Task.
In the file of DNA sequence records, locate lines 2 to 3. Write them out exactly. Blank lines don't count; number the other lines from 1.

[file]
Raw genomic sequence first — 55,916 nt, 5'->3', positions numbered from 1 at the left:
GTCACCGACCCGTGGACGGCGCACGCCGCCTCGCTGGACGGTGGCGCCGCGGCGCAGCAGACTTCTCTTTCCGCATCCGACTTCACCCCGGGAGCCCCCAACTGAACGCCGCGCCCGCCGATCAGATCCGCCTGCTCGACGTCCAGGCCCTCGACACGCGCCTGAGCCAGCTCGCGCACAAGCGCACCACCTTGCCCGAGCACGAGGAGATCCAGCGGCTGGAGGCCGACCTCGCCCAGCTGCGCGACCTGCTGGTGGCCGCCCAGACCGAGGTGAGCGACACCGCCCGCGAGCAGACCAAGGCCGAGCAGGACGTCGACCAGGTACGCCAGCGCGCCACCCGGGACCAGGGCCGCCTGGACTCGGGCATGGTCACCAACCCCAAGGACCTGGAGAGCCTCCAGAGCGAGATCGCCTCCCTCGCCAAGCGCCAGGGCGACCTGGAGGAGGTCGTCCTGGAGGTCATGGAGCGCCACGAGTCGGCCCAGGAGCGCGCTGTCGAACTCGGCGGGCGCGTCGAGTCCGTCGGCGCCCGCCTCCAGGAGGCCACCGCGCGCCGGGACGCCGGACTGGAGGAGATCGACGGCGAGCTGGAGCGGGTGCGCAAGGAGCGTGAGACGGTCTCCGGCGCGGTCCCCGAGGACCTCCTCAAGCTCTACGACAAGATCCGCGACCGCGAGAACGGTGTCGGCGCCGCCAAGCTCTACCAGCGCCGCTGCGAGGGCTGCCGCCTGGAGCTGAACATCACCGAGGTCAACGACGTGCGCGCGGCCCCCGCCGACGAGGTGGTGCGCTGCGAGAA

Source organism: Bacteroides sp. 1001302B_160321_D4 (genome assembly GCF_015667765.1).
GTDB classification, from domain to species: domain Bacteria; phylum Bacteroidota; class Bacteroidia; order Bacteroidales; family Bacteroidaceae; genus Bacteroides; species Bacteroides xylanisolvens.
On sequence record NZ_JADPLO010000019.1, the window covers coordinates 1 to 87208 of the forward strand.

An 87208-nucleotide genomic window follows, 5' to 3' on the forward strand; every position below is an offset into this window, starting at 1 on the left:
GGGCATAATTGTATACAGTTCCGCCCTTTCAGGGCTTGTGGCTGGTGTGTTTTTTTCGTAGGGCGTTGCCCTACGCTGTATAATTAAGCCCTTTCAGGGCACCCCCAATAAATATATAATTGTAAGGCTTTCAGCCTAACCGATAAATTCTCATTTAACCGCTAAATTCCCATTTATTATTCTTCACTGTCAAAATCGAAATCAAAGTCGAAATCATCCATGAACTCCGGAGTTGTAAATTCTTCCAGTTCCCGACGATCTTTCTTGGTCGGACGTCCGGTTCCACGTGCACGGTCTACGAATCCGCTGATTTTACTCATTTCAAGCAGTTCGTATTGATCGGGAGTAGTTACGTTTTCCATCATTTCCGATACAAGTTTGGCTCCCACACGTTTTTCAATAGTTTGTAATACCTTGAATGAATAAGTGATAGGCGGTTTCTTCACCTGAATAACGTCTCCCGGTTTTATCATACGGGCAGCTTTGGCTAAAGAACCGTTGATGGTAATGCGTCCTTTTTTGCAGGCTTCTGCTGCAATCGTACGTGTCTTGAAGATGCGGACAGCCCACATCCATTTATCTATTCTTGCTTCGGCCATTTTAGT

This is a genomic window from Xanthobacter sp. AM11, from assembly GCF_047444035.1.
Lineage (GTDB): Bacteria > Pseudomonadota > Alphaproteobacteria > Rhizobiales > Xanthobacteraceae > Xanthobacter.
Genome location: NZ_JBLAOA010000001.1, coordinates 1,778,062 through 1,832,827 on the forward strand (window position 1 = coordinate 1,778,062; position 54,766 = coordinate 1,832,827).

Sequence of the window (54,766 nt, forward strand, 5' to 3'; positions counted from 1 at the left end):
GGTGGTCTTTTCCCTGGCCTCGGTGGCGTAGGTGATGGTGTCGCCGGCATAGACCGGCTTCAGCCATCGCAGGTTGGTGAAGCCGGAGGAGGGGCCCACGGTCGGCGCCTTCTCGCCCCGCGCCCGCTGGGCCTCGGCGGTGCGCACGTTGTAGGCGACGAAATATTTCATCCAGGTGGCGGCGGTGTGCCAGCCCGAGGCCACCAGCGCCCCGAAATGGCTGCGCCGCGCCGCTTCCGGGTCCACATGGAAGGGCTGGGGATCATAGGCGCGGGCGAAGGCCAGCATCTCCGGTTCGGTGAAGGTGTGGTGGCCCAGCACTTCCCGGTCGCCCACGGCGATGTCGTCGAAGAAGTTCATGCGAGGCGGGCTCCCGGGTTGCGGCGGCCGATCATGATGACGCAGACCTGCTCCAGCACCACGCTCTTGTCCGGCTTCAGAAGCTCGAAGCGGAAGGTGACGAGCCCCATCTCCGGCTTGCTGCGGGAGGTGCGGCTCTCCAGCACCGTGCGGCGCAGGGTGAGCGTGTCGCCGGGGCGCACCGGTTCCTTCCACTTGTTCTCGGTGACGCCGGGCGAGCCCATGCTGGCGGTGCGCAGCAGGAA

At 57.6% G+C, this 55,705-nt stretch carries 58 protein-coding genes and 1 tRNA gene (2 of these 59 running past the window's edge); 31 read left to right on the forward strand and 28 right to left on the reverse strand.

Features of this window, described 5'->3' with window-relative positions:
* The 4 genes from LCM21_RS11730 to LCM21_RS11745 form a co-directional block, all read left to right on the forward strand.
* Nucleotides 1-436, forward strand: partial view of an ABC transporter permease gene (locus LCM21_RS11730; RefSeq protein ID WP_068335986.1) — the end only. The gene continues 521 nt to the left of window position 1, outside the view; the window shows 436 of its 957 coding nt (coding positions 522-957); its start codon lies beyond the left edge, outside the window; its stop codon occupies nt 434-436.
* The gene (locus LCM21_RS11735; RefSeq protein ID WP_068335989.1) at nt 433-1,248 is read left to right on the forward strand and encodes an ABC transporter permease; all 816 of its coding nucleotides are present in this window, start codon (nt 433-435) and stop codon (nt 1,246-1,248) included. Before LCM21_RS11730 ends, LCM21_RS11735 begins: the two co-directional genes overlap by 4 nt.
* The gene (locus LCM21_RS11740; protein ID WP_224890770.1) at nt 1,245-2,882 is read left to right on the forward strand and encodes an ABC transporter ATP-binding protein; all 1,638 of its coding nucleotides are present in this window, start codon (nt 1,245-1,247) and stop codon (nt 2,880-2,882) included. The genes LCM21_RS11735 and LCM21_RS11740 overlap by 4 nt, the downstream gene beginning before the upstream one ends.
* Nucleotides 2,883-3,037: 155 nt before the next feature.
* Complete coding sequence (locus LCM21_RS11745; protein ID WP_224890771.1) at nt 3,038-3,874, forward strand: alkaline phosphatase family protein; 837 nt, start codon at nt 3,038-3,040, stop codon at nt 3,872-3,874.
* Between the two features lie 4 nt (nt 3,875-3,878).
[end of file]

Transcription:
GTCACCGACCCGTGGACGGCGCACGCCGCCTCGCTGGACGGTGGCGCCGCGGCGCAGCAGACTTCTCTTTCCGCATCCGACTTCACCCCGGGAGCCCCCAACTGAACGCCGCGCCCGCCGATCAGATCCGCCTGCTCGACGTCCAGGCCCTCGACACGCGCCTGAGCCAGCTCGCGCACAAGCGCACCACCTTGCCCGAGCACGAGGAGATCCAGCGGCTGGAGGCCGACCTCGCCCAGCTGCGCGACCTGCTGGTGGCCGCCCAGACCGAGGTGAGCGACACCGCCCGCGAGCAGACCAAGGCCGAGCAGGACGTCGACCAGGTACGCCAGCGCGCCACCCGGGACCAGGGCCGCCTGGACTCGGGCATGGTCACCAACCCCAAGGACCTGGAGAGCCTCCAGAGCGAGATCGCCTCCCTCGCCAAGCGCCAGGGCGACCTGGAGGAGGTCGTCCTGGAGGTCATGGAGCGCCACGAGTCGGCCCAGGAGCGCGCTGTCGAACTCGGCGGGCGCGTCGAGTCCGTCGGCGCCCGCCTCCAGGAGGCCACCGCGCGCCGGGACGCCGGACTGGAGGAGATCGACGGCGAGCTGGAGCGGGTGCGCAAGGAGCGTGAGACGGTCTCCGGCGCGGTCCCCGAGGACCTCCTCAAGCTCTACGACAAGATCCGCGACCGCGAGAACGGTGTCGGCGCCGCCAAGCTCTACCAGCGCCGCTGCGAGGGCTGCCGCCTGGAGCTGAACATCACCGAGGTCAACGACGTGCGCGCGGCCCCCGCCGACGAGGTGGTGCGCTGCGAGAA

Source organism: Bacteroides sp. 1001302B_160321_D4 (genome assembly GCF_015667765.1).